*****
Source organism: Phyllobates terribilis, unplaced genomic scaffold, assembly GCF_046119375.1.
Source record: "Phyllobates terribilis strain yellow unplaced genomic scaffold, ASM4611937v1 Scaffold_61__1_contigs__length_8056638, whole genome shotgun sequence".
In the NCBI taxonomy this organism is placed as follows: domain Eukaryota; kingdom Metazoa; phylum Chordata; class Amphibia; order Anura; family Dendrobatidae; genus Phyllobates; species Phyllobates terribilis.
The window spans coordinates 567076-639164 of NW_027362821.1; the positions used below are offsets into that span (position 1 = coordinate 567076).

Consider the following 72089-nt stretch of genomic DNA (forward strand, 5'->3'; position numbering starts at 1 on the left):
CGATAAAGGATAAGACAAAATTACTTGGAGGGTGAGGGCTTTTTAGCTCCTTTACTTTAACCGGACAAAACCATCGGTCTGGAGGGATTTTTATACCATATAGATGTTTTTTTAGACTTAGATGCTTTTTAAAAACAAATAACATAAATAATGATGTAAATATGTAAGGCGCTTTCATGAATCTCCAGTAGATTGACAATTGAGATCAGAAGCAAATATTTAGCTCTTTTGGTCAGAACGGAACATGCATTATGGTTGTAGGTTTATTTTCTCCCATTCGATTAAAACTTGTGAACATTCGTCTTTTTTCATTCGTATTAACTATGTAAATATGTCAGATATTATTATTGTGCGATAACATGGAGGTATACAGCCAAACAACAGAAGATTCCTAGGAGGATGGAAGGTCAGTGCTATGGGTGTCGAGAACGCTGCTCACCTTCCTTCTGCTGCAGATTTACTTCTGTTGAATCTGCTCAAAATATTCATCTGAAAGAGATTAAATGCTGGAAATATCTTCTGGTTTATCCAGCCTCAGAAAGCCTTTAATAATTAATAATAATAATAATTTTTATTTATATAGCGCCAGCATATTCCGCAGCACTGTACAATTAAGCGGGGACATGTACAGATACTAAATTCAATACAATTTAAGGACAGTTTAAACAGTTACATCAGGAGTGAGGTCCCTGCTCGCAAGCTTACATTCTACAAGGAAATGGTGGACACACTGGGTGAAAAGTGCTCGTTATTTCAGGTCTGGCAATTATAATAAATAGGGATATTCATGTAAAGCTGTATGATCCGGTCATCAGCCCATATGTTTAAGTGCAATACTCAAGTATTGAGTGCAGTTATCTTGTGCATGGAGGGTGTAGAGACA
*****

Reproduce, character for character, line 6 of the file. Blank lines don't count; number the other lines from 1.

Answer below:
CGATAAAGGATAAGACAAAATTACTTGGAGGGTGAGGGCTTTTTAGCTCCTTTACTTTAACCGGACAAAACCATCGGTCTGGAGGGATTTTTATACCATATAGATGTTTTTTTAGACTTAGATGCTTTTTAAAAACAAATAACATAAATAATGATGTAAATATGTAAGGCGCTTTCATGAATCTCCAGTAGATTGACAATTGAGATCAGAAGCAAATATTTAGCTCTTTTGGTCAGAACGGAACATGCATTATGGTTGTAGGTTTATTTTCTCCCATTCGATTAAAACTTGTGAACATTCGTCTTTTTTCATTCGTATTAACTATGTAAATATGTCAGATATTATTATTGTGCGATAACATGGAGGTATACAGCCAAACAACAGAAGATTCCTAGGAGGATGGAAGGTCAGTGCTATGGGTGTCGAGAACGCTGCTCACCTTCCTTCTGCTGCAGATTTACTTCTGTTGAATCTGCTCAAAATATTCATCTGAAAGAGATTAAATGCTGGAAATATCTTCTGGTTTATCCAGCCTCAGAAAGCCTTTAATAATTAATAATAATAATAATTTTTATTTATATAGCGCCAGCATATTCCGCAGCACTGTACAATTAAGCGGGGACATGTACAGATACTAAATTCAATACAATTTAAGGACAGTTTAAACAGTTACATCAGGAGTGAGGTCCCTGCTCGCAAGCTTACATTCTACAAGGAAATGGTGGACACACTGGGTGAAAAGTGCTCGTTATTTCAGGTCTGGCAATTATAATAAATAGGGATATTCATGTAAAGCTGTATGATCCGGTCATCAGCCCATATGTTTAAGTGCAATACTCAAGTATTGAGTGCAGTTATCTTGTGCATGGAGGGTGTAGAGACA